Remove and discard the jalapeño. Set aside 1 cup of macerated strawberries for garnish.

Transfer remaining strawberries and any exuded juices and syrup into a blender. Add lemon/lime juice. Blend on high until smooth.

Push through fine-mesh strainer into a pitcher. Discard solids.

Whisk in the reserved strawberries and cold water. Add ice.

Serve in ice-filled glasses garnished with a strawberry and a jalapeño slice.

Strawberry Jalapeno mocktail
Strawberries combined with the mild heat of jalapeño make for a sweet-spicy combination that’s irresistible.

Classic Arnold Palmer

  • 3 black tea bags, such as English Breakfast
  • 3 cups lemonade
  • Ice for serving
  • Garnish: 1 lemon, thinly sliced

In a saucepan, bring 3 cups of water to a boil. Remove from heat, add the tea bags and steep for 5 minutes. Remove and discard tea bags. Let the tea cool completely, about 30 minutes. Combine the tea and the lemonade in a large pitcher. Add lemon slices and refrigerate until cold or serve immediately over plenty of ice.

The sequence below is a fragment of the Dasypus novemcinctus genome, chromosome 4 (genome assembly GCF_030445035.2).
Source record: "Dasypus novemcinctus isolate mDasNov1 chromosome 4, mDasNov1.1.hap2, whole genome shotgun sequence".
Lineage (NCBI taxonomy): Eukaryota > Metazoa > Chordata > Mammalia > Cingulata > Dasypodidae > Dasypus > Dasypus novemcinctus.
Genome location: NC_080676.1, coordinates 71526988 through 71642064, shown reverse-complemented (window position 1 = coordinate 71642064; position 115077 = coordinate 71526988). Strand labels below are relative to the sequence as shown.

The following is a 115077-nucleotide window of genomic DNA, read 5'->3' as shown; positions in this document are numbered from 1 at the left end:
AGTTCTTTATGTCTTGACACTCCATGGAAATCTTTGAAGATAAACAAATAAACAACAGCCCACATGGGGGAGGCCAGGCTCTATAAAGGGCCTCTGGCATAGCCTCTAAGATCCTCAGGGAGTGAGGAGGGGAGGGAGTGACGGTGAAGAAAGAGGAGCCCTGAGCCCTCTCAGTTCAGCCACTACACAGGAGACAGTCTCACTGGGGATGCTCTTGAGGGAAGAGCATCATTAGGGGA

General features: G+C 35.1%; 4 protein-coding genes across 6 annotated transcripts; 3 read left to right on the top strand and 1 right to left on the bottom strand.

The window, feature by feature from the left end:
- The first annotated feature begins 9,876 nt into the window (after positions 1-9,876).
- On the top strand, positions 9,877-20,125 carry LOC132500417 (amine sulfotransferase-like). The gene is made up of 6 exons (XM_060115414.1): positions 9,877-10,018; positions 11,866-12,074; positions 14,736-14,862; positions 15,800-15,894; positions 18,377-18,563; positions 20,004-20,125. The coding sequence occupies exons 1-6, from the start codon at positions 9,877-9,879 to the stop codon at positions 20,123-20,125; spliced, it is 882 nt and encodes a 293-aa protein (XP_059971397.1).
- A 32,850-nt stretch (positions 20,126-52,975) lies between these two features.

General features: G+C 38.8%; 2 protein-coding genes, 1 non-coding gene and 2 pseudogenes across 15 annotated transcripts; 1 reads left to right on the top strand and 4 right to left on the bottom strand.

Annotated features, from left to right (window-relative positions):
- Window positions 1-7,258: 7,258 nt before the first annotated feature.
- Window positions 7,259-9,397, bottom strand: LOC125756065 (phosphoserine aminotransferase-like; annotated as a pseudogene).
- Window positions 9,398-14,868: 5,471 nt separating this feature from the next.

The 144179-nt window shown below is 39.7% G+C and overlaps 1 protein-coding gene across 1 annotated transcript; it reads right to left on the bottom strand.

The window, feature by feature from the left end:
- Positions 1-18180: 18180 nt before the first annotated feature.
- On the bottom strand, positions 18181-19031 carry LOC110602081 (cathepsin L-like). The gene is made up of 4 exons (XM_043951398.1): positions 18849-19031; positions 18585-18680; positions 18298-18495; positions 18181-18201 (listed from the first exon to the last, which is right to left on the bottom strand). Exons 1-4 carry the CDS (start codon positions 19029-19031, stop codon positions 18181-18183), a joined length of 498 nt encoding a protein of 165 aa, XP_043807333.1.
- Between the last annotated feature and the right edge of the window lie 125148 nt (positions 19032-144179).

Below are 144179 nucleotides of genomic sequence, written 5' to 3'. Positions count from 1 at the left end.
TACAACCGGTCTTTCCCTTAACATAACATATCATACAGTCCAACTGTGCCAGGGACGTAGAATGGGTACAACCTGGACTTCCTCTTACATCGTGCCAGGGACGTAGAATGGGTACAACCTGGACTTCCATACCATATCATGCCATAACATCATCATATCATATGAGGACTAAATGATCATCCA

Makes about 5½ cups.

Long Island Iced Tea Mocktail

  • 12 black tea bags (Assam, Darjeeling, English Breakfast, even Earl Grey)
  • ¼ cup apple cider vinegar
  • 2 cans (12 oz.) non-alcoholic ginger beer or soda
  • 3 Tbsp. lemon juice
  • 4 cups ice
  • Garnish: Lemon slices, mint leaves

Brew teabags in 4 cups of boiling water for 5 minutes. Add vinegar, ginger beer and lemon juice.   

Fill pitcher with ice. Pour in tea mixture. Garnish with lemon and mint.

Cucumber-Ginger Mint Cooler

  • 1½ cups packed fresh mint leaves, plus sprigs for garnish
  • ½ cup sugar
  • ¼ tsp. salt 
  • 1 cup hot water
  • 2 English or Persian cucumbers*, ends trimmed, cut into 1-inch pieces
  • One (3-inch) piece fresh ginger, peeled and chopped
  • 2 limes (limones), plus more as needed, for juice and zest
  • Ice cubes, for serving

* If using regular cucumbers, peel first and scrape out seeds.

In a molcajete (or a medium bowl), with a fork or the back of a wooden spoon, combine the mint leaves, sugar and salt, crushing them together just until the mint is bruised.

Pour in the hot water; stir until sugar and salt dissolve. Allow to steep 5 minutes while you prepare the cucumbers.

Combine cucumbers and ginger in blender. Zest limes over the blender, then halve them and squeeze in the juice. Pour in 1 cup of room-temperature water; purée on high until smooth.